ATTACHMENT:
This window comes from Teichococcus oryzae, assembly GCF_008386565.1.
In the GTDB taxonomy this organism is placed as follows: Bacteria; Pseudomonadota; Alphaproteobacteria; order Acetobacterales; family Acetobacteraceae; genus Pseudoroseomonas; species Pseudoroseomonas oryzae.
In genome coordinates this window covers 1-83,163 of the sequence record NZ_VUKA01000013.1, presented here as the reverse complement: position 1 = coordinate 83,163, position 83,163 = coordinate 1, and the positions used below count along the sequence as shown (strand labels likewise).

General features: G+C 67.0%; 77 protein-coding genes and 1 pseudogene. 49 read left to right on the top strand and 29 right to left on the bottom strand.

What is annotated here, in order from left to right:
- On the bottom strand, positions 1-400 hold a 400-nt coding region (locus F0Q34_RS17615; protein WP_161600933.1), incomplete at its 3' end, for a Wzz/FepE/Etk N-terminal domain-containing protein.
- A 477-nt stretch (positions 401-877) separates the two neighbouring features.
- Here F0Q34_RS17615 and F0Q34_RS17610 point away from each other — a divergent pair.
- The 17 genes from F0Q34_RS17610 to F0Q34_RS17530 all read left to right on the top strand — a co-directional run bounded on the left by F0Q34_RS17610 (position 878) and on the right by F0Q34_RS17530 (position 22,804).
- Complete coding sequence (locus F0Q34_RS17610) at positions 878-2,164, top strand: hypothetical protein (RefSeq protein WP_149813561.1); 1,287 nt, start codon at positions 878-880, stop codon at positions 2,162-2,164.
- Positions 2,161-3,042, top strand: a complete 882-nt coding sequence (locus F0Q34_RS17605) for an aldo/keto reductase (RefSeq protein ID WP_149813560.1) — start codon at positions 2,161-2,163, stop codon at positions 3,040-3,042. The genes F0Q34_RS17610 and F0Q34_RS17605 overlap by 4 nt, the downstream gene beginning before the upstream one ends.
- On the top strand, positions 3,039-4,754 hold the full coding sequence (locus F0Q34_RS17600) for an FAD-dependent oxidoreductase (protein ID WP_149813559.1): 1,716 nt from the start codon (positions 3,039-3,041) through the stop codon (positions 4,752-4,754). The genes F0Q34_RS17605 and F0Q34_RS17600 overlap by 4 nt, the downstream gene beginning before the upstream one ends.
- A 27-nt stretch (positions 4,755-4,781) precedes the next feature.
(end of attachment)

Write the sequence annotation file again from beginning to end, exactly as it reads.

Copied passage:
This window comes from Teichococcus oryzae, assembly GCF_008386565.1.
In the GTDB taxonomy this organism is placed as follows: Bacteria; Pseudomonadota; Alphaproteobacteria; order Acetobacterales; family Acetobacteraceae; genus Pseudoroseomonas; species Pseudoroseomonas oryzae.
In genome coordinates this window covers 1-83,163 of the sequence record NZ_VUKA01000013.1, presented here as the reverse complement: position 1 = coordinate 83,163, position 83,163 = coordinate 1, and the positions used below count along the sequence as shown (strand labels likewise).

General features: G+C 67.0%; 77 protein-coding genes and 1 pseudogene. 49 read left to right on the top strand and 29 right to left on the bottom strand.

What is annotated here, in order from left to right:
- On the bottom strand, positions 1-400 hold a 400-nt coding region (locus F0Q34_RS17615; protein WP_161600933.1), incomplete at its 3' end, for a Wzz/FepE/Etk N-terminal domain-containing protein.
- A 477-nt stretch (positions 401-877) separates the two neighbouring features.
- Here F0Q34_RS17615 and F0Q34_RS17610 point away from each other — a divergent pair.
- The 17 genes from F0Q34_RS17610 to F0Q34_RS17530 all read left to right on the top strand — a co-directional run bounded on the left by F0Q34_RS17610 (position 878) and on the right by F0Q34_RS17530 (position 22,804).
- Complete coding sequence (locus F0Q34_RS17610) at positions 878-2,164, top strand: hypothetical protein (RefSeq protein WP_149813561.1); 1,287 nt, start codon at positions 878-880, stop codon at positions 2,162-2,164.
- Positions 2,161-3,042, top strand: a complete 882-nt coding sequence (locus F0Q34_RS17605) for an aldo/keto reductase (RefSeq protein ID WP_149813560.1) — start codon at positions 2,161-2,163, stop codon at positions 3,040-3,042. The genes F0Q34_RS17610 and F0Q34_RS17605 overlap by 4 nt, the downstream gene beginning before the upstream one ends.
- On the top strand, positions 3,039-4,754 hold the full coding sequence (locus F0Q34_RS17600) for an FAD-dependent oxidoreductase (protein ID WP_149813559.1): 1,716 nt from the start codon (positions 3,039-3,041) through the stop codon (positions 4,752-4,754). The genes F0Q34_RS17605 and F0Q34_RS17600 overlap by 4 nt, the downstream gene beginning before the upstream one ends.
- A 27-nt stretch (positions 4,755-4,781) precedes the next feature.